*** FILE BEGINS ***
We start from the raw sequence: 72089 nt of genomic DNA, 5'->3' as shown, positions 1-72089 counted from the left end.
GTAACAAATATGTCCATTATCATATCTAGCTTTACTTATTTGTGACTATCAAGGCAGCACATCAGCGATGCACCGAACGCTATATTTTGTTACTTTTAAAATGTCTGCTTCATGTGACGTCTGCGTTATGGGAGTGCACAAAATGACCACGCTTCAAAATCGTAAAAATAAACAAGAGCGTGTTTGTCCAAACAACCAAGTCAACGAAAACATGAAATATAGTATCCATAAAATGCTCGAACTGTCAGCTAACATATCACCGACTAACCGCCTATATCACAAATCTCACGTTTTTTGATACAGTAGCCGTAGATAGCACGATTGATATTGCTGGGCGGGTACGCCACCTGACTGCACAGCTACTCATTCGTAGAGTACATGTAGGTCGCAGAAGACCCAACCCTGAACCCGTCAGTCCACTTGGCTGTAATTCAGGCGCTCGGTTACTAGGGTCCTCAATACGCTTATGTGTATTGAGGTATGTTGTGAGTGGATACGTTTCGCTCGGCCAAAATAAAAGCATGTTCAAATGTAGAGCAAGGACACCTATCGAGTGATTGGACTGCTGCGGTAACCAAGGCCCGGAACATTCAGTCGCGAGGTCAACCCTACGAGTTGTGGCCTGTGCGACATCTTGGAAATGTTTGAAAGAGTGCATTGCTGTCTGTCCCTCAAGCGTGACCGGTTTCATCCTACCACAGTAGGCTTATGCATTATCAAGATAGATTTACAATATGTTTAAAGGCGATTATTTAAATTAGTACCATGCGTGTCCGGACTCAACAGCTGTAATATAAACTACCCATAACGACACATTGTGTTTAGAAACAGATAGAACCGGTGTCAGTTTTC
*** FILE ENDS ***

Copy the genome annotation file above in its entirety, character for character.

We start from the raw sequence: 72089 nt of genomic DNA, 5'->3' as shown, positions 1-72089 counted from the left end.
GTAACAAATATGTCCATTATCATATCTAGCTTTACTTATTTGTGACTATCAAGGCAGCACATCAGCGATGCACCGAACGCTATATTTTGTTACTTTTAAAATGTCTGCTTCATGTGACGTCTGCGTTATGGGAGTGCACAAAATGACCACGCTTCAAAATCGTAAAAATAAACAAGAGCGTGTTTGTCCAAACAACCAAGTCAACGAAAACATGAAATATAGTATCCATAAAATGCTCGAACTGTCAGCTAACATATCACCGACTAACCGCCTATATCACAAATCTCACGTTTTTTGATACAGTAGCCGTAGATAGCACGATTGATATTGCTGGGCGGGTACGCCACCTGACTGCACAGCTACTCATTCGTAGAGTACATGTAGGTCGCAGAAGACCCAACCCTGAACCCGTCAGTCCACTTGGCTGTAATTCAGGCGCTCGGTTACTAGGGTCCTCAATACGCTTATGTGTATTGAGGTATGTTGTGAGTGGATACGTTTCGCTCGGCCAAAATAAAAGCATGTTCAAATGTAGAGCAAGGACACCTATCGAGTGATTGGACTGCTGCGGTAACCAAGGCCCGGAACATTCAGTCGCGAGGTCAACCCTACGAGTTGTGGCCTGTGCGACATCTTGGAAATGTTTGAAAGAGTGCATTGCTGTCTGTCCCTCAAGCGTGACCGGTTTCATCCTACCACAGTAGGCTTATGCATTATCAAGATAGATTTACAATATGTTTAAAGGCGATTATTTAAATTAGTACCATGCGTGTCCGGACTCAACAGCTGTAATATAAACTACCCATAACGACACATTGTGTTTAGAAACAGATAGAACCGGTGTCAGTTTTC